00:35:45 But part of it is narrowing down which steps and what direction you're going to and having all that information helps you take those first couple steps totally. And I think as well, like even if you are like you probably like me to more of an intuition lead kind of thing. Having the data actually proves out your theories and proves that your assumptions, so you're not trying to convince someone that you just know because you just know you know someone because you knew it and then you proved it with that data and I think that's really important, especially if you're going to be going out and pitching to, you know, friends, family or to institutional funding, like to get any of those things like you do need to have the data to back it up. What about on the flip side of that question, what about the pitfalls now that you have the hindsight to look back on, what are the kinds of things that you shouldn't waste time or money on or what are the kind of things that you could tell other founders in the beauty industry, you know, watch out for this because I've experienced it and now I know that's a really great question because I don't even know if I've had the time to really reflect on those pieces, but I do think as women and then as if you were planning on being a entrepreneur, there's part of you that's probably very type a right perfectionist, I think some of the pitfalls that I've encountered, not just with myself but with my team is this idea of perfectionism, it has to be absolutely perfect before it goes out actually, no, it has to go out and you can iterate along the way.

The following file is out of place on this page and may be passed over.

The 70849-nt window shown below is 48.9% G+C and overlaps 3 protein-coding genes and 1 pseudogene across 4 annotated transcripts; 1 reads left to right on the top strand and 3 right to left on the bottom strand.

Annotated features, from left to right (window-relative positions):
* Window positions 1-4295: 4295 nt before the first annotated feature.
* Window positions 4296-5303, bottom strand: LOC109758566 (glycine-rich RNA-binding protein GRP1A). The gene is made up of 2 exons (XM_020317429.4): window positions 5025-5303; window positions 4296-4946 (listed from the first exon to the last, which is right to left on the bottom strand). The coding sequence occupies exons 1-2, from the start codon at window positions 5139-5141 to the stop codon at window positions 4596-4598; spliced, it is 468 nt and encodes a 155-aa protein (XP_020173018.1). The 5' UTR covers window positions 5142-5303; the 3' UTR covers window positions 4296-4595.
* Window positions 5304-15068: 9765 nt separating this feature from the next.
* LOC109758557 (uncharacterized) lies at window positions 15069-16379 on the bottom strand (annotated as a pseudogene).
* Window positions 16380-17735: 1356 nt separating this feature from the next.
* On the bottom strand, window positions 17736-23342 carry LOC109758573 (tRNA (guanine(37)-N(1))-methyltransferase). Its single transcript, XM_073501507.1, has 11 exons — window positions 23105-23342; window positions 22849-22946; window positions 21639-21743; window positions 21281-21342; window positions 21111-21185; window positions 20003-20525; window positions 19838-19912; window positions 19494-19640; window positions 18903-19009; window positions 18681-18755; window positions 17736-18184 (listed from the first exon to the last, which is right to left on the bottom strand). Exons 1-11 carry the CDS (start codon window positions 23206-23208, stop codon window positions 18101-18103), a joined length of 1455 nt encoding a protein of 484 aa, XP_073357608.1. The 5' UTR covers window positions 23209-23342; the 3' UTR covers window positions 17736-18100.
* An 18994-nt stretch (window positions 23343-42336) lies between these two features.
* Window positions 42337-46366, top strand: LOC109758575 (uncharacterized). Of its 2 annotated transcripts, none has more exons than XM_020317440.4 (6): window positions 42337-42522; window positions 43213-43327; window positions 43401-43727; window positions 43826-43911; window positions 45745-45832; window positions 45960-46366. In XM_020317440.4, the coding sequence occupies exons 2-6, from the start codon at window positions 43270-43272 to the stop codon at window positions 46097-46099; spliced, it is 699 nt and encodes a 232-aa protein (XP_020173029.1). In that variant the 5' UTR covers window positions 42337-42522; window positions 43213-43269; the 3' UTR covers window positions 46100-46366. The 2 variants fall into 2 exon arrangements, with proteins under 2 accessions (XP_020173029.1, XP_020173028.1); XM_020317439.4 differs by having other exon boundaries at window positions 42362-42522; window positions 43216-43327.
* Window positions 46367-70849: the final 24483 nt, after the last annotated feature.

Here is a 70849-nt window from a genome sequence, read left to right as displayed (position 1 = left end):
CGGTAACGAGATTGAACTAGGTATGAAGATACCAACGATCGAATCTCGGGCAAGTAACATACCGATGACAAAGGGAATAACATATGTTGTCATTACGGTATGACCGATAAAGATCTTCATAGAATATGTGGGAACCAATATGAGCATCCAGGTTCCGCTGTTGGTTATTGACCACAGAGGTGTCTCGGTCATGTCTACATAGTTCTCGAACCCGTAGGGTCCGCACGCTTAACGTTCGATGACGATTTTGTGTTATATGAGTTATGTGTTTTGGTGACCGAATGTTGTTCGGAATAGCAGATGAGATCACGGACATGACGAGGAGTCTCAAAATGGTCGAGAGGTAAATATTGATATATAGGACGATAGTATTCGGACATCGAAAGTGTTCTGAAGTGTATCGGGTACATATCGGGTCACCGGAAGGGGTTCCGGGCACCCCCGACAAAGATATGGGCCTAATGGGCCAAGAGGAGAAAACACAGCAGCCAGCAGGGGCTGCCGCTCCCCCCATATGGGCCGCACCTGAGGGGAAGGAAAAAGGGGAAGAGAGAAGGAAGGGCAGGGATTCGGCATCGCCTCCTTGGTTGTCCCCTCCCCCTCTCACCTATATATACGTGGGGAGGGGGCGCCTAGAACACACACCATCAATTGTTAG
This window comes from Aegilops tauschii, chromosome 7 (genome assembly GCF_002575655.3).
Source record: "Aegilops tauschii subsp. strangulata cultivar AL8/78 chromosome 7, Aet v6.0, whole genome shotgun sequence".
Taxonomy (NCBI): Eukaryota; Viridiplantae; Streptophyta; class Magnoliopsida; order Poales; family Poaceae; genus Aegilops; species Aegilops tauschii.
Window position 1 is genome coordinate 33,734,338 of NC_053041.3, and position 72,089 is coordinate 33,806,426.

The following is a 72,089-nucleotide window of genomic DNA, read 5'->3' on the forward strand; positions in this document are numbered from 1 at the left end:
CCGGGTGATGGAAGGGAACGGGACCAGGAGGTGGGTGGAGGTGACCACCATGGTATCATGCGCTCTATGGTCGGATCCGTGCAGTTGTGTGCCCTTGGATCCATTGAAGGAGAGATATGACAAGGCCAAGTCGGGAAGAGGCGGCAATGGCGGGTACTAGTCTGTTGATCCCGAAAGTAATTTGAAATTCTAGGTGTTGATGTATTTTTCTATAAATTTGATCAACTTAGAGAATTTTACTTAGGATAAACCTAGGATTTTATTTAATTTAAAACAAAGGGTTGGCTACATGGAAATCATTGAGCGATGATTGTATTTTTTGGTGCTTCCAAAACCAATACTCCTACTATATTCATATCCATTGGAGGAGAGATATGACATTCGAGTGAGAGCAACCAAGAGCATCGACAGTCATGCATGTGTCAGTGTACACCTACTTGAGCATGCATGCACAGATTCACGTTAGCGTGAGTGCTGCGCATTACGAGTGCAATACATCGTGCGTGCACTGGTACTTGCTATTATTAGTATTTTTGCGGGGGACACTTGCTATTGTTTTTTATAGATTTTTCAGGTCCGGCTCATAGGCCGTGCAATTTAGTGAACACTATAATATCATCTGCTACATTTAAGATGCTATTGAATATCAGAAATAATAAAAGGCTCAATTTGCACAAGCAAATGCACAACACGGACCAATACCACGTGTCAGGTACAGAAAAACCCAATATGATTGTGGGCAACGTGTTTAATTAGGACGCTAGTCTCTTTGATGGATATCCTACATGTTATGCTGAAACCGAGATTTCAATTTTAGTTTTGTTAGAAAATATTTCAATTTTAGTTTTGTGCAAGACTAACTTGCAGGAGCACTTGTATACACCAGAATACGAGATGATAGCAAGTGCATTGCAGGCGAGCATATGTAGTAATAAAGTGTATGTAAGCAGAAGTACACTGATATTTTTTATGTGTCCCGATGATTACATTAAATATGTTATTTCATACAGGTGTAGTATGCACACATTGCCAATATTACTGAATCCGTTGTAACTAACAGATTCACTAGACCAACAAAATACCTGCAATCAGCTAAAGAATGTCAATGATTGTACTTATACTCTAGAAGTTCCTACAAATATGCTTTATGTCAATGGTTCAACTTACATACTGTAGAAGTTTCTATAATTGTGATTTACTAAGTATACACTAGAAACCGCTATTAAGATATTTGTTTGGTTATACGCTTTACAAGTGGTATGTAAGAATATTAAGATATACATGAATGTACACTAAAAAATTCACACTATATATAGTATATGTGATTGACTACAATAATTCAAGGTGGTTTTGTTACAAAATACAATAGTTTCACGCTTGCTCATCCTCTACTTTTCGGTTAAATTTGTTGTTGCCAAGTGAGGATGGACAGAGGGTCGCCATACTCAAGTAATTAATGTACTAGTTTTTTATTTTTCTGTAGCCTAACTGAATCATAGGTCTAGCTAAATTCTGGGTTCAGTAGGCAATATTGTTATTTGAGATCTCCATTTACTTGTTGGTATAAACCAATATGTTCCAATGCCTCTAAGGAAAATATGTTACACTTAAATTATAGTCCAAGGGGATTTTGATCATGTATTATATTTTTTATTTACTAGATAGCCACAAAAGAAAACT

00:37:19 I think so much of our paralysis comes from like, like spinning in circles around 11 or two things and talking ourselves around in circles when part of it is like put it out and see how people react and then quickly change it. You know, perfectionism is a way to like psychologically uh stave off rejection or failure, but really perfectionism is your worst enemy. It keeps you from moving forward and it for me kept me from moving forward for a long time for even just doing my own business and the moment that I realized I'm doing this for myself and everyone who needs this, I'm not doing this for approval, I'm not doing this for you know accolade, I'm doing this because I want to solve a problem that was number one, but perfectionism pops up in many different ways. For instance are creatives you were mentioning about the branding and all that stuff. I think it's incredible are creatives can sit there literally for hours moving a little tiny icon left or right trying to figure out where to put it and I'm like time's of the essence just put it, just put it somewhere, you know what I mean, just put it somewhere, We can always move it later.